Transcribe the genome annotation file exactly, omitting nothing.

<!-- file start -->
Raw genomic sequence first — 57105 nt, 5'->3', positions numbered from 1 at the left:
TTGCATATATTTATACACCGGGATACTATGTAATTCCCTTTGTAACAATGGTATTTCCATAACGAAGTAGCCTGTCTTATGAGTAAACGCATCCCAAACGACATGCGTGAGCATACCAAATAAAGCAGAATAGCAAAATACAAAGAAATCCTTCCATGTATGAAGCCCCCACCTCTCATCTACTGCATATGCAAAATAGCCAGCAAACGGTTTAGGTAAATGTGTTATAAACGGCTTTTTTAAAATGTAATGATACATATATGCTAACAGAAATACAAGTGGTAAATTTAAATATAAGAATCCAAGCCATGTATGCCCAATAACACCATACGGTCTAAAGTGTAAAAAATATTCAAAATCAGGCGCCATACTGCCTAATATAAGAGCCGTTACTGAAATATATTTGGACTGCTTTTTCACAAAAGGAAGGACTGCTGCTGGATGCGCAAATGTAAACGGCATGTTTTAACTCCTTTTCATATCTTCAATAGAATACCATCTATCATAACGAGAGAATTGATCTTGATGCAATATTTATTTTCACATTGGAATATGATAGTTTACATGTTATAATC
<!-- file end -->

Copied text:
Raw genomic sequence first — 57105 nt, 5'->3', positions numbered from 1 at the left:
TTGCATATATTTATACACCGGGATACTATGTAATTCCCTTTGTAACAATGGTATTTCCATAACGAAGTAGCCTGTCTTATGAGTAAACGCATCCCAAACGACATGCGTGAGCATACCAAATAAAGCAGAATAGCAAAATACAAAGAAATCCTTCCATGTATGAAGCCCCCACCTCTCATCTACTGCATATGCAAAATAGCCAGCAAACGGTTTAGGTAAATGTGTTATAAACGGCTTTTTTAAAATGTAATGATACATATATGCTAACAGAAATACAAGTGGTAAATTTAAATATAAGAATCCAAGCCATGTATGCCCAATAACACCATACGGTCTAAAGTGTAAAAAATATTCAAAATCAGGCGCCATACTGCCTAATATAAGAGCCGTTACTGAAATATATTTGGACTGCTTTTTCACAAAAGGAAGGACTGCTGCTGGATGCGCAAATGTAAACGGCATGTTTTAACTCCTTTTCATATCTTCAATAGAATACCATCTATCATAACGAGAGAATTGATCTTGATGCAATATTTATTTTCACATTGGAATATGATAGTTTACATGTTATAATC